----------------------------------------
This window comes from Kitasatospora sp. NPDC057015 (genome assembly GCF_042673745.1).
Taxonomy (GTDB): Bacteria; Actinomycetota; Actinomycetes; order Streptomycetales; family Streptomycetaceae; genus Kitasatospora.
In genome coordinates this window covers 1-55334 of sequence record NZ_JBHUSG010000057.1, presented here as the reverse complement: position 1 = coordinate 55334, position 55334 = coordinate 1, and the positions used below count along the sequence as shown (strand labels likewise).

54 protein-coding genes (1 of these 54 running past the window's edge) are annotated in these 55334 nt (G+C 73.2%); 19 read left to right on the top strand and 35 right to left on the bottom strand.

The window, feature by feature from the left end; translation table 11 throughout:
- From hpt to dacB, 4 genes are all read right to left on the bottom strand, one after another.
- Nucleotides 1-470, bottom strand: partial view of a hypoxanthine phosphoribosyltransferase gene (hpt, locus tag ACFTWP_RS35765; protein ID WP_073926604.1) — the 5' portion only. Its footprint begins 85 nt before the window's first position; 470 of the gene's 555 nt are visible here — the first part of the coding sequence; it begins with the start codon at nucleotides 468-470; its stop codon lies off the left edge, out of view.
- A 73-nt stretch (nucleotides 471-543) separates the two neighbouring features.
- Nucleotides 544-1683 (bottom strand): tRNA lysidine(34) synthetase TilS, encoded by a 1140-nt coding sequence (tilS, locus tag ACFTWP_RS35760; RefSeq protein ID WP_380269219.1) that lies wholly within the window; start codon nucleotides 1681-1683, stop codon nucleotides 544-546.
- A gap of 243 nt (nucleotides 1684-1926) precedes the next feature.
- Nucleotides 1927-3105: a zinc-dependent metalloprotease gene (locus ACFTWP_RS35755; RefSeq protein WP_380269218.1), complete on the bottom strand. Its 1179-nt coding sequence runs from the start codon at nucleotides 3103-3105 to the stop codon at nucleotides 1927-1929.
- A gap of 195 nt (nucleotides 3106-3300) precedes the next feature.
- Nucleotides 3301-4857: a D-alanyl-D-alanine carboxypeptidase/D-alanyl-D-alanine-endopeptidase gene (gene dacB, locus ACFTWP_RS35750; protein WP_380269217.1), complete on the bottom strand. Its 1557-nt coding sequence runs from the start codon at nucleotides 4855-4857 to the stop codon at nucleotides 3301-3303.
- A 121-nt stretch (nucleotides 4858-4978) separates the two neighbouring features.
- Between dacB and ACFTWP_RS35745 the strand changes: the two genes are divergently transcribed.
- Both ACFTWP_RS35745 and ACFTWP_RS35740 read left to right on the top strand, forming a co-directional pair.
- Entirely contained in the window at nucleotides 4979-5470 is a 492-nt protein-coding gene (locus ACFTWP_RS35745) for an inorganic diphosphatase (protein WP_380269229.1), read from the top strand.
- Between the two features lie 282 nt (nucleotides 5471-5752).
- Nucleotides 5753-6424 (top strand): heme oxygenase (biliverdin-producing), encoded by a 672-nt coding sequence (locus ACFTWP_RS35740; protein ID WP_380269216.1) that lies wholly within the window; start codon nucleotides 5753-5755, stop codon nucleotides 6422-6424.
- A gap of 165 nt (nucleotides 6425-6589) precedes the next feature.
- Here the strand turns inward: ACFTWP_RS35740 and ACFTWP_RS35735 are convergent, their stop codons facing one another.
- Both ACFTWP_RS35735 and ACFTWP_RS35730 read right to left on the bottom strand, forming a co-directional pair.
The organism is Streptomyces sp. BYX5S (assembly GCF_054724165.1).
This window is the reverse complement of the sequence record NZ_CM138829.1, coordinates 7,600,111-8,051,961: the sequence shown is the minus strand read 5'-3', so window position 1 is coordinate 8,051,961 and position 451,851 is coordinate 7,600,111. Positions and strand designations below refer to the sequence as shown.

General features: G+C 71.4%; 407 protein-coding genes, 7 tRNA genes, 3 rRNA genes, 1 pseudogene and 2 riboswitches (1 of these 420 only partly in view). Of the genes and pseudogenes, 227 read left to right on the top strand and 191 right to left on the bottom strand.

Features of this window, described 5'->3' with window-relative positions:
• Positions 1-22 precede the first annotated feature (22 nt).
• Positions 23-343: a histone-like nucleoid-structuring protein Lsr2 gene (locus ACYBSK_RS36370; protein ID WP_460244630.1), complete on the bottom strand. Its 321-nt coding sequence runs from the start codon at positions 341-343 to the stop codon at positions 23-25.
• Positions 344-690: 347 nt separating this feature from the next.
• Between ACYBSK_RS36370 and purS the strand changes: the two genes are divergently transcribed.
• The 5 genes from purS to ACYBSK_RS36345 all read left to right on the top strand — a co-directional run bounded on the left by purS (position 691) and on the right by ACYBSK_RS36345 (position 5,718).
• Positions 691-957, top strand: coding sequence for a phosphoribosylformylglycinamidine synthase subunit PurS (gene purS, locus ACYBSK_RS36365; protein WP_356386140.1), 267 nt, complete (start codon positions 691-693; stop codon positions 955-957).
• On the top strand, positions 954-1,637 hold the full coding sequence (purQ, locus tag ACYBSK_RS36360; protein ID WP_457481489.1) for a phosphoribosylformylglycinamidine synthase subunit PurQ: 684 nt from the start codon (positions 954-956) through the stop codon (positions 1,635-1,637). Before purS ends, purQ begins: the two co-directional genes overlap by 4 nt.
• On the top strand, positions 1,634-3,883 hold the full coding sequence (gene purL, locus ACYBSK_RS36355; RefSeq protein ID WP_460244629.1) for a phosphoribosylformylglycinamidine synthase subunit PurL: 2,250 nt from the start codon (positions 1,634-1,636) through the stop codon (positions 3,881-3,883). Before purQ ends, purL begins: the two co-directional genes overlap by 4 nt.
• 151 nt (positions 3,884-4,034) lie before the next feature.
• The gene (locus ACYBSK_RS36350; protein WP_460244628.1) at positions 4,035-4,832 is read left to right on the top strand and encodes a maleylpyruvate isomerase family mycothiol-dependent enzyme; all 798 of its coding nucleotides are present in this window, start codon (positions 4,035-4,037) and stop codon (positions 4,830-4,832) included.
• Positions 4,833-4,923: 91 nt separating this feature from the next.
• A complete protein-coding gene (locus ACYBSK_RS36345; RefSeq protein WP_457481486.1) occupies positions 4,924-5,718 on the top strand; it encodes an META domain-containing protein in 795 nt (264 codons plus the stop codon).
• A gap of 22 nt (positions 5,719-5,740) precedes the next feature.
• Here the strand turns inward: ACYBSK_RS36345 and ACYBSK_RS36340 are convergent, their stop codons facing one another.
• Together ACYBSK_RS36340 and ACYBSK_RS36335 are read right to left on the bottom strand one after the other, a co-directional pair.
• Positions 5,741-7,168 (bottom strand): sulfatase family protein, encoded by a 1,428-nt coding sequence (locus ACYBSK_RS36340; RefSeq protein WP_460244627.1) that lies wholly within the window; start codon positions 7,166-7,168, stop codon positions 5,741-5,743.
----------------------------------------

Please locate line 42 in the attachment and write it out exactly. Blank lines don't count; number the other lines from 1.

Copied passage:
• Positions 5,741-7,168 (bottom strand): sulfatase family protein, encoded by a 1,428-nt coding sequence (locus ACYBSK_RS36340; RefSeq protein WP_460244627.1) that lies wholly within the window; start codon positions 7,166-7,168, stop codon positions 5,741-5,743.